- If you don’t know the contractor personally, consider collecting identifying information about the contractor before signing a contract. This could be your one chance to collect this information should something go wrong. Write down or take a photo of the license plate on the contractor’s vehicle, any professional licenses or certifications, and even the person’s driver’s license. If the contractor objects to providing this information, you might want to reconsider hiring that contractor.
- Avoid paying large sums in advance to a contractor. If you have to make a partial advance payment for materials, make your check out to the supplier and the contractor. Insist on a "mechanic's lien waiver" in case the contractor fails to pay others for materials or labor.
- In most cases, Iowa's Door-to-Door Sales law gives you three business days to cancel a contract signed at your home.
Special Information for Cedar Rapids Residents Regarding Contractors
The City of Cedar Rapids requires residents to hire state-registered contractors to repair damage before it is safe to return electrical and/or gas utilities. The city has established a phone line to verify whether a contractor is properly registered and licensed: 319-286-5929. This is for verification not a contractor referral resource.
The contractor must obtain a city flood permit to make repairs. The city has waived the fee for flood permits for all repairs within the flood inundation level.
Upon completion of work, a city inspector must inspect the work, and if determined safe, will authorize utility crews to restore service.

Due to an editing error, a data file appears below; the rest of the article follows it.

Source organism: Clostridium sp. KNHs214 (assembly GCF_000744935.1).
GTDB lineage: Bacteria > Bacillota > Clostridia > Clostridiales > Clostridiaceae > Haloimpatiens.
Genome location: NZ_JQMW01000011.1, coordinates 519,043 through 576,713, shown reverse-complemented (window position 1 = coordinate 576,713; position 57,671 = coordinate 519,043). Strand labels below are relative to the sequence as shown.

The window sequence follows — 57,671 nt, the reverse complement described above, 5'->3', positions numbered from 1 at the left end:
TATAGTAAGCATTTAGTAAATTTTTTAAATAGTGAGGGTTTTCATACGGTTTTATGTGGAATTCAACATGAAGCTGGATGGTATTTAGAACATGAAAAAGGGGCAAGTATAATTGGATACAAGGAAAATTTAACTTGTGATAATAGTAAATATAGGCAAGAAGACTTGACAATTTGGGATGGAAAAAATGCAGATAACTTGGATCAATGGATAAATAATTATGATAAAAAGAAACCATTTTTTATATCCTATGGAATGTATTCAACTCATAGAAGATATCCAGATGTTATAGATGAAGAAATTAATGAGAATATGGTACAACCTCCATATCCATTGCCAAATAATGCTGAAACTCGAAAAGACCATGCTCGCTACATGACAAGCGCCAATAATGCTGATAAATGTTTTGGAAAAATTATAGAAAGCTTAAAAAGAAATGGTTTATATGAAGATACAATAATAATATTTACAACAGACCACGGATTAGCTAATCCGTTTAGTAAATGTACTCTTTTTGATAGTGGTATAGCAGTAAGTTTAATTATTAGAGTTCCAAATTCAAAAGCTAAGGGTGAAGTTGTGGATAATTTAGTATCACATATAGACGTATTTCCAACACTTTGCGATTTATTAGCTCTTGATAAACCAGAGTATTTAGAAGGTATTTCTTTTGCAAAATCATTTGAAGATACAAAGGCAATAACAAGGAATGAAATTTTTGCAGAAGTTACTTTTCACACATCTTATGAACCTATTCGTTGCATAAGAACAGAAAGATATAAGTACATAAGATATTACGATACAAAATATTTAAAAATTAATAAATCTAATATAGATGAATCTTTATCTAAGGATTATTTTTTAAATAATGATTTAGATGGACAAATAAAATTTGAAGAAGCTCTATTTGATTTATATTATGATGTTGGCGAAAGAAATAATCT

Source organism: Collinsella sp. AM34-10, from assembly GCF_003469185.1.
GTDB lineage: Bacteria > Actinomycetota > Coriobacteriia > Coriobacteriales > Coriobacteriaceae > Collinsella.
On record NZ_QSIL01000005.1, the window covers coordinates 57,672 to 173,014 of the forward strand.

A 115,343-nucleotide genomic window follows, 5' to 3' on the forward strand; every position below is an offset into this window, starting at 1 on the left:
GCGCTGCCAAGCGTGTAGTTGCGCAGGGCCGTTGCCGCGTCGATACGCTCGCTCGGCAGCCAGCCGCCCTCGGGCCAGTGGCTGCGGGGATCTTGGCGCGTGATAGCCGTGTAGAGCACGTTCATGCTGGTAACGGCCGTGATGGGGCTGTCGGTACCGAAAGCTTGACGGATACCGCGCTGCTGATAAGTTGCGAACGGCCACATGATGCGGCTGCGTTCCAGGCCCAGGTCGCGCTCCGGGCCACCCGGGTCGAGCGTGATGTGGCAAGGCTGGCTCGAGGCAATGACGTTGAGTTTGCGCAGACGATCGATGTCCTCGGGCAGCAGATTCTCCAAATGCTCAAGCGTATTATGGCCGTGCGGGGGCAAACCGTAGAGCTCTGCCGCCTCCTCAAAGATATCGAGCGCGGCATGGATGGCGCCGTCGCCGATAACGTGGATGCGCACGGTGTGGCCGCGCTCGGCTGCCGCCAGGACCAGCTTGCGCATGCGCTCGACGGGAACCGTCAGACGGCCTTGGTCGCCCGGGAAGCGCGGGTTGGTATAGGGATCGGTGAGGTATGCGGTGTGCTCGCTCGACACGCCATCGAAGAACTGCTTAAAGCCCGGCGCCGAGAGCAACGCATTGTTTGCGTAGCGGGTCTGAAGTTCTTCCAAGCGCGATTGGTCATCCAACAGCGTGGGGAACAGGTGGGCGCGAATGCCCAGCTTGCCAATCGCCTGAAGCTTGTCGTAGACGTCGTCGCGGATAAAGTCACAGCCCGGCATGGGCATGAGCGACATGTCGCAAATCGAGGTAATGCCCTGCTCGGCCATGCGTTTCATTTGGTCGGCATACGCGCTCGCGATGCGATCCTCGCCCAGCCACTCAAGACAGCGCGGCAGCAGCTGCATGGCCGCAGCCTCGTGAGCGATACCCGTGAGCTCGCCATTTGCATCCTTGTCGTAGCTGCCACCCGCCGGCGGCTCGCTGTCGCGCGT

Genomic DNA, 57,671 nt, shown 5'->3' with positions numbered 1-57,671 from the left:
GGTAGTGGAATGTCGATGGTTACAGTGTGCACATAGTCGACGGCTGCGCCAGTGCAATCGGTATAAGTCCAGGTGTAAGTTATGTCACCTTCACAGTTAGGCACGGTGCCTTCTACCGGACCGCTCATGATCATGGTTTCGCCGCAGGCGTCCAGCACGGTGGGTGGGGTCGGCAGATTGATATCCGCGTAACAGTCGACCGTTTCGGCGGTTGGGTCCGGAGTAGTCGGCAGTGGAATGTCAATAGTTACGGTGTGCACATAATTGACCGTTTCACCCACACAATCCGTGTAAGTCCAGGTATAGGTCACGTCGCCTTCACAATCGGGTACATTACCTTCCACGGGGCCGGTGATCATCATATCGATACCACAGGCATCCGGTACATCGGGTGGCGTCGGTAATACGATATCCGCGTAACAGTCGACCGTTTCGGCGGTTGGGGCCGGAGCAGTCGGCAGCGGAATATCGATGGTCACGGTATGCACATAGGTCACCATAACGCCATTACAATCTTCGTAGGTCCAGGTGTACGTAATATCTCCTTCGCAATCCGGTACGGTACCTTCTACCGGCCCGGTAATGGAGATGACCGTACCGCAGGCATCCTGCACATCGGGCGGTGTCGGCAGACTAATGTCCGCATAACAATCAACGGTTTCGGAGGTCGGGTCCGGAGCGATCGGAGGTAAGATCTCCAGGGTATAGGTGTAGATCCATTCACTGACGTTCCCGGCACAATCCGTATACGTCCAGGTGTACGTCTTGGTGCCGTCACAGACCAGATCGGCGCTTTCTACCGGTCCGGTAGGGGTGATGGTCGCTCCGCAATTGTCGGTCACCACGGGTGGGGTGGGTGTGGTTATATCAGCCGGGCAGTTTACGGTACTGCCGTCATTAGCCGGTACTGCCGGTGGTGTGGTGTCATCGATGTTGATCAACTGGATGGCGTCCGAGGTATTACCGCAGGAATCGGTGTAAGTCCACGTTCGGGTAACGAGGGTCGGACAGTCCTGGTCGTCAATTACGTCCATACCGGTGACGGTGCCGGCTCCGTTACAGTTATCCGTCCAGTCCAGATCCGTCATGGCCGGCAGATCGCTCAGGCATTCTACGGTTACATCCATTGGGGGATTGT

Cedar Rapids residents can find additional information at:
Advice for Contractors
- A consumer contract must contain all of the material terms, and be fully disclosed to the consumer before the consumer signs the contract – and the contractor must leave a complete copy with the consumer after it is signed.
- While a contractor can advise a consumer on what work and materials are needed to repair storm damage, the consumer must be the person to negotiate the insurance claim with the insurance adjustor or the company.
- If the Iowa Door-to-Door Sales Act applies to the sale, the seller must use the proper language and format required in Iowa, and provide the proper Iowa cancellation forms at the time of sale. (Use of any other form could result in the voiding of the contract as well as civil penalties.)
- A seller cannot include provisions in a contract that materially misrepresent the legal rights of either party, even if the seller has no intention of enforcing the misrepresentations.
- A person collecting on a consumer debt cannot threaten to take action that the collector has no intention of taking.
- If the contractor intends to enforce the document as a contract, the document must clearly and conspicuously disclose that it is a binding contract before the consumer signs it.
- State law prohibits price gouging when a county has been declared a disaster area.
Consumers should contact the Consumer Protection Division if they have consumer complaints about questionable contractors or about price-gouging:
For complaints regarding coverage under an existing insurance policy, consumers should contact the Iowa Insurance Division: